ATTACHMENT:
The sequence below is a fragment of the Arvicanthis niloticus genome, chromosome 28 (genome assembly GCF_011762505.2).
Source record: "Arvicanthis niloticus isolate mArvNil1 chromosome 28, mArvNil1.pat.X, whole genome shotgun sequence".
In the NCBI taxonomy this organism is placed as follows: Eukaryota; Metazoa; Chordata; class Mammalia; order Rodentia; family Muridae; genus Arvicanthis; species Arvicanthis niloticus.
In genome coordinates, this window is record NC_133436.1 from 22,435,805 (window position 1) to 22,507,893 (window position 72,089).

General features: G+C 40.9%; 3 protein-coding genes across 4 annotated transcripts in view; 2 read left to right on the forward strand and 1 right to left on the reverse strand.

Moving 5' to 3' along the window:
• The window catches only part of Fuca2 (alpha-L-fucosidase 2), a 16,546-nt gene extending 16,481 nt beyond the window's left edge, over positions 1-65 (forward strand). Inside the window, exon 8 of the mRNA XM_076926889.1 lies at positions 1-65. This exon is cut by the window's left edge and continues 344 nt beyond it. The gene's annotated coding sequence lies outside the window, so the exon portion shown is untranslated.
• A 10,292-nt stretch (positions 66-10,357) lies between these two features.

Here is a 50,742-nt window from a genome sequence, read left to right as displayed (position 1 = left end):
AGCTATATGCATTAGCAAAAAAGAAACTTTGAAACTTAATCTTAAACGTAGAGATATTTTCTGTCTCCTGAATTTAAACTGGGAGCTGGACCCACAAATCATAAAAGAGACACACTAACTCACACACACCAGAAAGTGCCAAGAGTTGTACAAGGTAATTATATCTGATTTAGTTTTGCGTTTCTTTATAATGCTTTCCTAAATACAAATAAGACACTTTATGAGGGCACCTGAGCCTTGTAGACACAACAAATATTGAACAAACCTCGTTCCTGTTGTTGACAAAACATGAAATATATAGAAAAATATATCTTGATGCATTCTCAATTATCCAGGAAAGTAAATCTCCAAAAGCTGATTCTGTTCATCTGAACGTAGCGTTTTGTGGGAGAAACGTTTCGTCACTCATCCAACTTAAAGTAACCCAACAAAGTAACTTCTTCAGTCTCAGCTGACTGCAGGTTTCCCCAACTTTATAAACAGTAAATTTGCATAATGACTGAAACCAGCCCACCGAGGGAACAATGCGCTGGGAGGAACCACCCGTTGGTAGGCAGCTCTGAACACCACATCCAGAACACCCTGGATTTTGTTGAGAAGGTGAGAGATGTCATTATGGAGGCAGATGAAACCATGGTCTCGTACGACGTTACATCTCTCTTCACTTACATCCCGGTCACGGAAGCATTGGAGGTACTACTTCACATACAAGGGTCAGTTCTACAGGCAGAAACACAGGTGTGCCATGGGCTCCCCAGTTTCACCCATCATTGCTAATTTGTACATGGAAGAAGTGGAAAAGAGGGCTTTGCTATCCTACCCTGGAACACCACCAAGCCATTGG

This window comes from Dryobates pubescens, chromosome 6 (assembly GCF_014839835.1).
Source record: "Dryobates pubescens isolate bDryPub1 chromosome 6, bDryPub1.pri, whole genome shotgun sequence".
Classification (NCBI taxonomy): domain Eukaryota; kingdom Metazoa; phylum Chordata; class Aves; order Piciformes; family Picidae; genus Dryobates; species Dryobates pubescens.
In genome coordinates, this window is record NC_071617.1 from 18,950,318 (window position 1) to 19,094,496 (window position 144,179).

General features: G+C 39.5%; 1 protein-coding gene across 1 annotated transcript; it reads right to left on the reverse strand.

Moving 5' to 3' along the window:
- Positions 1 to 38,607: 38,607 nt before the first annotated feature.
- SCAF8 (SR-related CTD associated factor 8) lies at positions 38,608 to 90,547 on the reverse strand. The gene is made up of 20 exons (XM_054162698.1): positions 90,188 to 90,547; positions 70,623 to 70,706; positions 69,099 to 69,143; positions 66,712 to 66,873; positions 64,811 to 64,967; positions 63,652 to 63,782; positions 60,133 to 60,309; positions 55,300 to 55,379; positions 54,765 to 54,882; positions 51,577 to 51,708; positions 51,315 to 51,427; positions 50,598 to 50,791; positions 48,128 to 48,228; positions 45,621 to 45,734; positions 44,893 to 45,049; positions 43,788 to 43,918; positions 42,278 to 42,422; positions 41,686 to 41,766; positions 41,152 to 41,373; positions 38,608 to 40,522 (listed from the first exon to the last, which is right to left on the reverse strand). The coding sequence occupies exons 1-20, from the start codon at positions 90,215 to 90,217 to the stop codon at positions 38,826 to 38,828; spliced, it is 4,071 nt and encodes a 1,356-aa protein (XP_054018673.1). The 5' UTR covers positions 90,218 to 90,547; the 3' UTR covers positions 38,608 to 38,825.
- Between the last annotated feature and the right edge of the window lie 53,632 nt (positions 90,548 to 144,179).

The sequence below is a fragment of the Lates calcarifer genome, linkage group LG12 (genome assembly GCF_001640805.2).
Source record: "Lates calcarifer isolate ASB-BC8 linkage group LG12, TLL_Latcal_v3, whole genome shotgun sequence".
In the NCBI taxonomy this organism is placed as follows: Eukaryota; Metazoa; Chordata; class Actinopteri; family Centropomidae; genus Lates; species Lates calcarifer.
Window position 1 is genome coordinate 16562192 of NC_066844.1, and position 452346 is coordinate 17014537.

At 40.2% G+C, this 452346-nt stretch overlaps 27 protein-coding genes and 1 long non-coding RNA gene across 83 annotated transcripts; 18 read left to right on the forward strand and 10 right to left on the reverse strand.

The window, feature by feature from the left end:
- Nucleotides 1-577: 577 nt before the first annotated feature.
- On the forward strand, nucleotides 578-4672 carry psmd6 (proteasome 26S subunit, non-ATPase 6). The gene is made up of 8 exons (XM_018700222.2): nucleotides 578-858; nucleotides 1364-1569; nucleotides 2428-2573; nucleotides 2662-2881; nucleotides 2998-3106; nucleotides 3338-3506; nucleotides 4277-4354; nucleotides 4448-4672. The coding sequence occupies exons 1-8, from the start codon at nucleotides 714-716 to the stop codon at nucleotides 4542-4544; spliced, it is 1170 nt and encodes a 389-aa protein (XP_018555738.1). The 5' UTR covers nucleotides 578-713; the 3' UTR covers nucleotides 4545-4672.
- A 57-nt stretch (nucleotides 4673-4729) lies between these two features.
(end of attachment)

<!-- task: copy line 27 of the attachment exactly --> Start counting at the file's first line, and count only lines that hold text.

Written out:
- On the forward strand, nucleotides 578-4672 carry psmd6 (proteasome 26S subunit, non-ATPase 6). The gene is made up of 8 exons (XM_018700222.2): nucleotides 578-858; nucleotides 1364-1569; nucleotides 2428-2573; nucleotides 2662-2881; nucleotides 2998-3106; nucleotides 3338-3506; nucleotides 4277-4354; nucleotides 4448-4672. The coding sequence occupies exons 1-8, from the start codon at nucleotides 714-716 to the stop codon at nucleotides 4542-4544; spliced, it is 1170 nt and encodes a 389-aa protein (XP_018555738.1). The 5' UTR covers nucleotides 578-713; the 3' UTR covers nucleotides 4545-4672.